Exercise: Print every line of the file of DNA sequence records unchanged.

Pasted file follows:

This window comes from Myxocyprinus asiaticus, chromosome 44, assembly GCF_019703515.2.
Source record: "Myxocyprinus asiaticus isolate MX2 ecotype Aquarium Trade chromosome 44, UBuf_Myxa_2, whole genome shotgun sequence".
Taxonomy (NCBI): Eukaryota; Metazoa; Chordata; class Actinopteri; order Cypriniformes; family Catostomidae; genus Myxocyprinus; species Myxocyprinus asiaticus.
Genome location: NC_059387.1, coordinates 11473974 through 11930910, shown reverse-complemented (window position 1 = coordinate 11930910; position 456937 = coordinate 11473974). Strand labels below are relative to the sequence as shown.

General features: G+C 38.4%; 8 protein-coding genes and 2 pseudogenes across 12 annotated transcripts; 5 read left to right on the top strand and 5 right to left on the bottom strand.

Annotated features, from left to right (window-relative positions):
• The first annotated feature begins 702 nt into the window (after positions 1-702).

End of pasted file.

This window comes from Myxocyprinus asiaticus, chromosome 44, assembly GCF_019703515.2.
Source record: "Myxocyprinus asiaticus isolate MX2 ecotype Aquarium Trade chromosome 44, UBuf_Myxa_2, whole genome shotgun sequence".
Taxonomy (NCBI): Eukaryota; Metazoa; Chordata; class Actinopteri; order Cypriniformes; family Catostomidae; genus Myxocyprinus; species Myxocyprinus asiaticus.
Genome location: NC_059387.1, coordinates 11473974 through 11930910, shown reverse-complemented (window position 1 = coordinate 11930910; position 456937 = coordinate 11473974). Strand labels below are relative to the sequence as shown.

General features: G+C 38.4%; 8 protein-coding genes and 2 pseudogenes across 12 annotated transcripts; 5 read left to right on the top strand and 5 right to left on the bottom strand.

Annotated features, from left to right (window-relative positions):
• The first annotated feature begins 702 nt into the window (after positions 1-702).